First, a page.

Category: Genealogy

Christmas Letter 2018

Posted December 5th, 2018
Christmas Letter 2018

We flew off to Montreal in October for some poutine, some art museum and a ride on the Grande Roue Ferris wheel, and came back to strange goings-on in the climate controls of the car. The Scion’s fan hadn’t been working well, clacking on low, squawking on high. Then there was that suspicious odor. The…

Book #5 in 2018: A Brief History of Everyone Who Ever Lived by Adam Rutherford

Posted February 4th, 2018
Book #5 in 2018: A Brief History of Everyone Who Ever Lived by Adam Rutherford

My sister used to drive me crazy—well she still does in many ways—for her interactions with her daughters. One of the worst things was her flat assertion about her younger daughter’s problems with math. “She can’t do math,” Sister said. “She get’s it from me.” Then a few years ago we were at lunch with…

Book #2 in 2018: Killers of the Flower Moon by David Grann

Posted January 4th, 2018
Book #2 in 2018: Killers of the Flower Moon by David Grann

I had read David Grann’s article in The New Yorker, “The Marked Woman,” last March so the outlines of this appalling story were familiar to me.  The completed book, however, Killers of the Flower Moon: The Osage Murders and the Birth of the FBI (Doubleday, 2017), includes a dark coda that reminds us that all…

Book #1 in 2018: “It’s All Relative” by A.J. Jacobs

Posted January 1st, 2018
Book #1 in 2018: "It’s All Relative" by A.J. Jacobs

I decided a few days ago that I would record every book I finished reading in 2018 and say something about each. As it turns out, this book, It’s All Relative: Adventures Up and Down the World’s Family Tree by A.J. Jacobs (Simon & Schuster, 2017), a Christmas gift from My Dear One, went faster…

Copper Pots and Dad

Posted July 17th, 2016
Copper Pots and Dad

Dinner time in Cleveland Heights was always a well-orchestrated event. Ma had dinner well in process by the time Dad arrived. My sister and I set the table. After dinner, while my mother wrangled my brother into bath and bed, my father washed the dishes, which is to say he washed and P and I…

Christmas Letter 2015

Posted December 29th, 2015
Christmas Letter 2015

Dearest all, whoever and wherever you may be: Newscasts from Paris in November would cut to Brussels and all we could think was, “We were just there in April.” We recognized streets, buildings, monuments. We thought about our little apartment on rue Potagère (Warmoesstraat) in Saint-Josse not far from the Botanical Garden, our Halal butcher…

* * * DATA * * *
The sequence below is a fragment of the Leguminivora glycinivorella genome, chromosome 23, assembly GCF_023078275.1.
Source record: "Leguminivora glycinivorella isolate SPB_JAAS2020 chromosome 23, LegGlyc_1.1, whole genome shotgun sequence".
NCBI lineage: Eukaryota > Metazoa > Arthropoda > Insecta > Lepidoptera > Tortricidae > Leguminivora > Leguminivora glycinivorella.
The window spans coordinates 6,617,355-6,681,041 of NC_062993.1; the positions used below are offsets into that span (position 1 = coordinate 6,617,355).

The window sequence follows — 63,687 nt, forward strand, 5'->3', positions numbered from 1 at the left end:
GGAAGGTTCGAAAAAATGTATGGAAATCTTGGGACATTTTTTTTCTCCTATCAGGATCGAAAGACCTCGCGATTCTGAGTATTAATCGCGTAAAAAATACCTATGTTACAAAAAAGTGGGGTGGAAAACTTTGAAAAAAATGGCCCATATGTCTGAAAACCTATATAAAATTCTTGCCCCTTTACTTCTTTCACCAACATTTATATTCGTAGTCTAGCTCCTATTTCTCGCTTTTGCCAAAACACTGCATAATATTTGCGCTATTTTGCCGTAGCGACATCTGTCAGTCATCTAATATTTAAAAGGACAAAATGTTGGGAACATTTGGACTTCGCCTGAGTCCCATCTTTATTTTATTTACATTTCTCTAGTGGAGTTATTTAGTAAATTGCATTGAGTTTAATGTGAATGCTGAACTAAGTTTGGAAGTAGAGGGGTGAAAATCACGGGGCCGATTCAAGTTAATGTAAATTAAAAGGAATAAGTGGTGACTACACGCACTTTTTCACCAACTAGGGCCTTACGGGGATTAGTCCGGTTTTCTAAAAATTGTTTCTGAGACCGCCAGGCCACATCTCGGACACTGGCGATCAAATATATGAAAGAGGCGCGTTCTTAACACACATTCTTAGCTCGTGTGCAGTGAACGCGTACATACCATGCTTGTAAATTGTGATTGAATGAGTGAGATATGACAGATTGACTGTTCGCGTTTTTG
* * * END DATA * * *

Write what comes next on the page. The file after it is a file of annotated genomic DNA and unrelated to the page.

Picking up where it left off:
That Is Such Sad News

Posted August 22nd, 2015
That Is Such Sad News

A Facebook friend inquires, “Is death always sad?” The comment followed former president Jimmy Carter’s announcement that he has terminal cancer. A number of people from NPR’s Diane Rehm to ordinary friends have found the news “sad.” My FBF continued: “Although I greatly admire Carter, I disagree. Of course, I don’t want him (or anyone)…

Šeima Means Family 8: The Constitution of the Republic of Užupis

Posted May 29th, 2015
Šeima Means Family 8: The Constitution of the Republic of Užupis

Everyone has the right to live by the River Vilnelė, and the River Vilnelė has the right to flow by everyone. Everyone has the right to hot water, heating in winter and a tiled roof. Everyone has the right to die, but this is not an obligation. Everyone has the right to make mistakes. Everyone…

Šeima Means Family 5: In My Dreams

Posted May 17th, 2015
Šeima Means Family 5: In My Dreams

It was possibly the best day of the trip. Or maybe not best. Maybe it is the one most firmly nestled into my visual cortex, the collection of images most likely to reappear when I am asked about Lithuania, what I experienced, what I remember. In television programs like Who Do You Think You Are?…

Šeima Means Family 3: Tending to the Tree

Posted May 2nd, 2015
Šeima Means Family 3: Tending to the Tree

Researching my Dear One’s Family Tree has been, shall we say, a slow process. Facts and documentation, though, when found, bring a thrill, a surge of excitement that renews belief that the project isn’t fundamentally doomed. The problem is two-fold. Records pertaining to impoverished Lithuanians who immigrated to the United States from the 1880s to…